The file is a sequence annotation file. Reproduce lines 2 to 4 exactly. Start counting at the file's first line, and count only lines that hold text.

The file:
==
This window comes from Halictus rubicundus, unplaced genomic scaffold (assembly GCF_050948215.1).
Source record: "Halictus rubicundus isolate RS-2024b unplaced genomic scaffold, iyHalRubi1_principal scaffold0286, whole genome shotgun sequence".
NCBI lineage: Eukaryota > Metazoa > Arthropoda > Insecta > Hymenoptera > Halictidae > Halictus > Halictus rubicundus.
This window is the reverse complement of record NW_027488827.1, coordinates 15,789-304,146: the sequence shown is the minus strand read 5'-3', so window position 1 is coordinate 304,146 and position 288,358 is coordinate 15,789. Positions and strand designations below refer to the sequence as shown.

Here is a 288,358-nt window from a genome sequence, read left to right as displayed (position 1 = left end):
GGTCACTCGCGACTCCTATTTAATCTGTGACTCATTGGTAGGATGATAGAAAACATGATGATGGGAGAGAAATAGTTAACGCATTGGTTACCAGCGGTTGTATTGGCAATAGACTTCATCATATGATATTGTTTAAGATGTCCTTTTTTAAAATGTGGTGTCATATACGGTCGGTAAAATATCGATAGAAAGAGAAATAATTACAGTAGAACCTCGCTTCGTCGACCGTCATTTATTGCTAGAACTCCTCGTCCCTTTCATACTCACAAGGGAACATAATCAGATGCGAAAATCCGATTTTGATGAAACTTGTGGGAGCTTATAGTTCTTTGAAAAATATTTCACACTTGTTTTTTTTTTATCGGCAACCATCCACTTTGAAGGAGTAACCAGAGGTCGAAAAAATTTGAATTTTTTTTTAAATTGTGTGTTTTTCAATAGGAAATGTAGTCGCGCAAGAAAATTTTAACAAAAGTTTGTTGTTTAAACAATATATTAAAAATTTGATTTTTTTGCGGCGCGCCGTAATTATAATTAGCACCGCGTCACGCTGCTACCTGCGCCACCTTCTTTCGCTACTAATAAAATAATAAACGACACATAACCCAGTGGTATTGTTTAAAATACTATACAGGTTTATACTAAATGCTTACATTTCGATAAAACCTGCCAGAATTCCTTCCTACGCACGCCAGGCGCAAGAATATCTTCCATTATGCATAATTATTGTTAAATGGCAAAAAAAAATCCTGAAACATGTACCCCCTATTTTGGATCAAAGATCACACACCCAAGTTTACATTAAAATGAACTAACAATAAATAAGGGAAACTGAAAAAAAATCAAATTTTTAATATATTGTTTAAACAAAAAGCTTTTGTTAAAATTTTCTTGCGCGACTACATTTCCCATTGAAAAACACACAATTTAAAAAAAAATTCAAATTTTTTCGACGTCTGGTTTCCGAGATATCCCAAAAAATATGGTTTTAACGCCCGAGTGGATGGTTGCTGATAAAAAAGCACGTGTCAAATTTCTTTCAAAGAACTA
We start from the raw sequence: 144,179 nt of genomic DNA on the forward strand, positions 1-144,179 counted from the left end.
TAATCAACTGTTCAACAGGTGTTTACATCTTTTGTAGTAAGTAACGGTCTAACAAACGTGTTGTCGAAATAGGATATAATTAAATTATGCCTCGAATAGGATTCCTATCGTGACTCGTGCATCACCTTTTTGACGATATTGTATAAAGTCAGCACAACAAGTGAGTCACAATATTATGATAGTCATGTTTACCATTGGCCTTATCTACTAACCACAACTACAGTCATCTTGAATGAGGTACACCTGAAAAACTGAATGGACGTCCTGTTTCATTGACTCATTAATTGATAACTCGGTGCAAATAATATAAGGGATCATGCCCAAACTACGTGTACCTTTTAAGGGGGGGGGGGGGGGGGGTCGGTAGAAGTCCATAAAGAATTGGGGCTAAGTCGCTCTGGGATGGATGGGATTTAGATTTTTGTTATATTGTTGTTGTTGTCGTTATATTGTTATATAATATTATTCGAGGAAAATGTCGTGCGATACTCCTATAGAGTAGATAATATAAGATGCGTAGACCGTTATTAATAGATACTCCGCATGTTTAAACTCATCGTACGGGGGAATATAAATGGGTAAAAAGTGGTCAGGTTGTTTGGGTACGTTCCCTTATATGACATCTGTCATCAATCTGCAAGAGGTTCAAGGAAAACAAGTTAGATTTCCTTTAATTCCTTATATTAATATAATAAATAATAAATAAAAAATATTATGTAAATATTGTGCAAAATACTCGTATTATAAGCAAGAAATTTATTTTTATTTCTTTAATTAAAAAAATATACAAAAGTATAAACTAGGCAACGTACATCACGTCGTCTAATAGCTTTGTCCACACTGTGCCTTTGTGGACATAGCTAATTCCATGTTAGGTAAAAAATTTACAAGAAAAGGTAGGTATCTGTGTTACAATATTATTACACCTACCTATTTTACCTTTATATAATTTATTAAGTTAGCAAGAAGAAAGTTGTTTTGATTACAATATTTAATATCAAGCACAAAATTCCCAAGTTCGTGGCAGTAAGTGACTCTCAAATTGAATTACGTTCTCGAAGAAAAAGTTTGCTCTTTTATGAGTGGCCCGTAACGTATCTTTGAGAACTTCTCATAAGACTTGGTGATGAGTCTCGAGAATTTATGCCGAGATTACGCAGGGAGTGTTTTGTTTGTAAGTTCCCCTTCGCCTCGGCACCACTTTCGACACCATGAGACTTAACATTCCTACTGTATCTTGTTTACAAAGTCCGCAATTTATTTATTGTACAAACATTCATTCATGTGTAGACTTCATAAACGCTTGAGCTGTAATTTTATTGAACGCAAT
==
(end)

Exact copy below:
Source record: "Halictus rubicundus isolate RS-2024b unplaced genomic scaffold, iyHalRubi1_principal scaffold0286, whole genome shotgun sequence".
NCBI lineage: Eukaryota > Metazoa > Arthropoda > Insecta > Hymenoptera > Halictidae > Halictus > Halictus rubicundus.
This window is the reverse complement of record NW_027488827.1, coordinates 15,789-304,146: the sequence shown is the minus strand read 5'-3', so window position 1 is coordinate 304,146 and position 288,358 is coordinate 15,789. Positions and strand designations below refer to the sequence as shown.